Notes from KatsConf2

Hello from Dublin! Yesterday I had the privilege of attending KatsConf2, a functional programming conference put on by the fun-loving, welcoming, and crazy-well-organized @FunctionalKats. It was a whirlwind of really exciting talks from some of the best speakers around. Here’s a glimpse into what I learned.

Notes from FOSDEM 2017

Riding the tram you hear the word “Linux” pronounced in four different languages. Stepping out into the grey drizzle, you instantly smell fresh waffles and GitHub-sponsored coffee, and everywhere you look you see a FSF t-shirt. That’s right kids, it’s FOSDEM time again! The beer may not be free, but the software sure is.

Marionette, Act II: Harnessing automation to test the browser

Welcome back to my post series on the Marionette project! In Act I, we looked into Marionette’s automation framework for Gecko, the engine behind the Firefox browser. Here in Act II, we’ll take a look at a complementary side of the Marionette project: the testing framework that helps us run tests using our Marionette-animated browser, aka the Marionette test harness. If – like me at the start of my Outreachy internship – you’re clueless about test harnesses, or the Marionette harness in particular, and want to fix that, you’re in the right place!

Outreachy halftime(ish) update

It feels like yesterday that I started my Outreachy internship, but it was actually over 2 months ago! For the last couple of weeks I’ve been on Outreachy hiatus because of EuroPython, moving from Saarbrücken to Berlin, and my mentor being on vacation. Now I’m back, with 6 weeks left in my internship! So it seems like a good moment to check in and reflect on how things have been going so far, and what’s in store for the rest of my time as an Outreachyee.

Marionette, Act I: We’ve got Firefox on a string

As you may already know, I’m spending my summer interning with Mozilla’s Enginering Productivity team through the Outreachy program. Specifically, the project I’m working on is called Test-driven Refactoring of Marionette’s Python Test Runner. But what exactly does that mean? What is Marionette, and what does it have to do with testing?

In this two-part series, I’d like to share a bit of what I’ve learned about the Marionette project, and how its various components help us test Firefox by allowing us to automatically control the browser from within. Today, in Act I, I’ll give an overview of how the Marionette server and client make the browser our puppet. Later on, in Act II, I’ll describe how the Marionette test harness and runner make automated testing a breeze, and let you in on the work I’m doing on the Marionette test runner for my internship.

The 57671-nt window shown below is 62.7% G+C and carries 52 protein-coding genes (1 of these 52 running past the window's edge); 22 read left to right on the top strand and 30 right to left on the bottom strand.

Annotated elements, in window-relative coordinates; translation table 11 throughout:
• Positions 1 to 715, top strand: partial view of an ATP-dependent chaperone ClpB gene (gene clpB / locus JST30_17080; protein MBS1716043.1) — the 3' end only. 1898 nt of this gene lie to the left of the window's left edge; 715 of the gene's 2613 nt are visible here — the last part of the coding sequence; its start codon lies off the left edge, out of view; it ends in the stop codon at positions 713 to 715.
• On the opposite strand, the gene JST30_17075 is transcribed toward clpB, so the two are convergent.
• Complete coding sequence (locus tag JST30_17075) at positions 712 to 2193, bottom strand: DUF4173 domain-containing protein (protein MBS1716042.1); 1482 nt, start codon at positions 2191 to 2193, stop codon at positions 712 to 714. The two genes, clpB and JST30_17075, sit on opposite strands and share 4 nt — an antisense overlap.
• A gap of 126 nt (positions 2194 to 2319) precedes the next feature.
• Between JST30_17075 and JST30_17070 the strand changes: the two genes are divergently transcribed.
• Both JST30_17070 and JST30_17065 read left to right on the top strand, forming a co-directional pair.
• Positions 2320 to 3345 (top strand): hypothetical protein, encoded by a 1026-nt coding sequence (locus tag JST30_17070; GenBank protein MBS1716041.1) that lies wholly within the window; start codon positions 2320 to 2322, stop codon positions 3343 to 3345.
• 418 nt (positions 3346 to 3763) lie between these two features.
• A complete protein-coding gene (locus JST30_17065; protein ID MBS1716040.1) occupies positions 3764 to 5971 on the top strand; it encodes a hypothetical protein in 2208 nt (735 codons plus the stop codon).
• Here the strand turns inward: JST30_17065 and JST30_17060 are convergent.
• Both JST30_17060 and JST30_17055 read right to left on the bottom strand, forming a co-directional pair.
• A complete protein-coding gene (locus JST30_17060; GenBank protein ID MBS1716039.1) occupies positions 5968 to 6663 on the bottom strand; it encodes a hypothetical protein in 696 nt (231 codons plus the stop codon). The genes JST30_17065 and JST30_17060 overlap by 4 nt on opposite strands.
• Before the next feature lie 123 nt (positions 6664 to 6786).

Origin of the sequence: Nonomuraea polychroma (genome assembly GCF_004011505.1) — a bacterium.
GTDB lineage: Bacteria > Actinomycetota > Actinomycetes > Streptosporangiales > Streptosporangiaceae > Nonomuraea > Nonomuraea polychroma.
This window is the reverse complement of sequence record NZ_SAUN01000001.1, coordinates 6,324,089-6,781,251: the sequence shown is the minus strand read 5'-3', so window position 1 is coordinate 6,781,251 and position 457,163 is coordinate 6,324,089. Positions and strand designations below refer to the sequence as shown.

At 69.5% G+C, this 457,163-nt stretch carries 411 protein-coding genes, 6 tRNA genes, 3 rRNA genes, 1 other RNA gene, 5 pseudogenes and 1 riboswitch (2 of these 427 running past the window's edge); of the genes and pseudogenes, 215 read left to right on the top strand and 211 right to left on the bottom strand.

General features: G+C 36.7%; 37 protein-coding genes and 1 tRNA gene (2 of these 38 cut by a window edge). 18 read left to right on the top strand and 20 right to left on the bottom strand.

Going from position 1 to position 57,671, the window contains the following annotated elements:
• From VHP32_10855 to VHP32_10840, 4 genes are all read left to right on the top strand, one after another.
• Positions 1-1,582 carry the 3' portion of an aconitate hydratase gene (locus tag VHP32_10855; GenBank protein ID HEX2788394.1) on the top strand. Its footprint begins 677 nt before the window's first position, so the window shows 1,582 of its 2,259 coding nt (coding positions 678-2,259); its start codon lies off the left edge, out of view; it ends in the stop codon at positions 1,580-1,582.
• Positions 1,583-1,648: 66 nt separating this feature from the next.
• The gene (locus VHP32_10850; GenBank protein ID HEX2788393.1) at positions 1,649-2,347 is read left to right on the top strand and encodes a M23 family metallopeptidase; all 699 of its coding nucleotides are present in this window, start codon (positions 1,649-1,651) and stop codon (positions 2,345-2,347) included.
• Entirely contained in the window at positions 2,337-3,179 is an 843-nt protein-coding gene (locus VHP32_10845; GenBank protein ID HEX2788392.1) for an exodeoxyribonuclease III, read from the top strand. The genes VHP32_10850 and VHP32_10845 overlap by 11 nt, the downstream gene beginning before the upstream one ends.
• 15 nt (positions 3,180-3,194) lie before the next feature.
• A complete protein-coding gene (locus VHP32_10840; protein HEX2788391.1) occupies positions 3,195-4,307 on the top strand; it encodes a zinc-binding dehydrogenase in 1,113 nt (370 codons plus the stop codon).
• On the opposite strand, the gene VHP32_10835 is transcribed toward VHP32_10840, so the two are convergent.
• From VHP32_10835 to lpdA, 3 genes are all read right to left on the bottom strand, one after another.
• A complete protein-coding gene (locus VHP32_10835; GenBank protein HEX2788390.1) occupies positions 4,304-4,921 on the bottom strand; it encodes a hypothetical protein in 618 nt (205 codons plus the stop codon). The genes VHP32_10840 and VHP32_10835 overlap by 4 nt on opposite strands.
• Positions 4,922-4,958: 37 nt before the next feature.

And since we’re talking about puppets, you can bet there’s going to be a hell of a lot of Being John Malkovich references. Consider yourself warned!

Mozilla London All Hands 2016

Last week, all of Mozilla met in London for a whirlwind tour from TARDIS to TaskCluster, from BBC1 to e10s, from Regent Park to the release train, from Paddington to Positron. As an Outreachy intern, I felt incredibly lucky to be part of this event, which gave me a chance to get to know Mozilla, my team, and the other interns much better. It was a jam-packed work week of talks, meetings, team events, pubs, and parties, and it would be impossible to blog about all of the fun, fascinating, and foxy things I learned and did. But I can at least give you some of the highlights! Or, should I say, Who-lights? (Be warned, that is not the last pun you will encounter here today.)

I want to mock with you

When writing Python unit tests, sometimes you want to just test one specific aspect of a piece of code that does multiple things.

For example, maybe you’re wondering:

  • Does object X get created here?
  • Does method X get called here?
  • Assuming method X returns Y, does the right thing happen after that?

Finding the answers to such questions is super simple if you use mock: a library which ‘allows you to replace parts of your system under test with mock objects and make assertions about how they have been used.’ Let’s talk about why Mocks are super cool, and some of the tips/tips/trials/tribulations I discovered when starting to use them.

Warming up to Mercurial

When it comes to version control, I’m a Git girl. I had to use Subversion a little bit for a project in grad school (not distributed == not so fun). But I had never touched Mercurial until I decided to contribute to Mozilla’s Marionette, a testing tool for Firefox, for my Outreachy application. Mercurial is the main version control system for Firefox and Marionette development,1 so this gave me a great opportunity to start learning my way around the hg. Turns out it’s really close to Git, though there are some subtle differences that can be a little tricky. This post documents the basics and the trip-ups I discovered. Although there’s plenty of other info out there, I hope some of this might be helpful for others (especially other Gitters) using Mercurial or contributing to Mozilla code for the first time. Ready to heat things up? Let’s do this!

Outreachy: What? How? Why?

Today was my first day as an Outreachy intern with Mozilla! What does that even mean? Why is it super exciting? How did I swing such a sweet gig? How will I be spending my summer non-vacation? Read on to find out!

Notes from JSUnconf 2016

Or, how I gave my first tech talk (on 3 hours’ notice)

This conference was awesome: not too big, not too cramped of a schedule (long breaks between talk sessions), free drinks, snacks & meals (with vegan options!), unisex bathrooms (toiletries & tampons provided!), a code of conduct, and - most importantly, to me - a great diversity program that gave me and 16 others support to attend! The unconference format was really interesting, and worked better than I expected. It also enabled something I wasn’t planning on: I gave my first talk at a tech conference!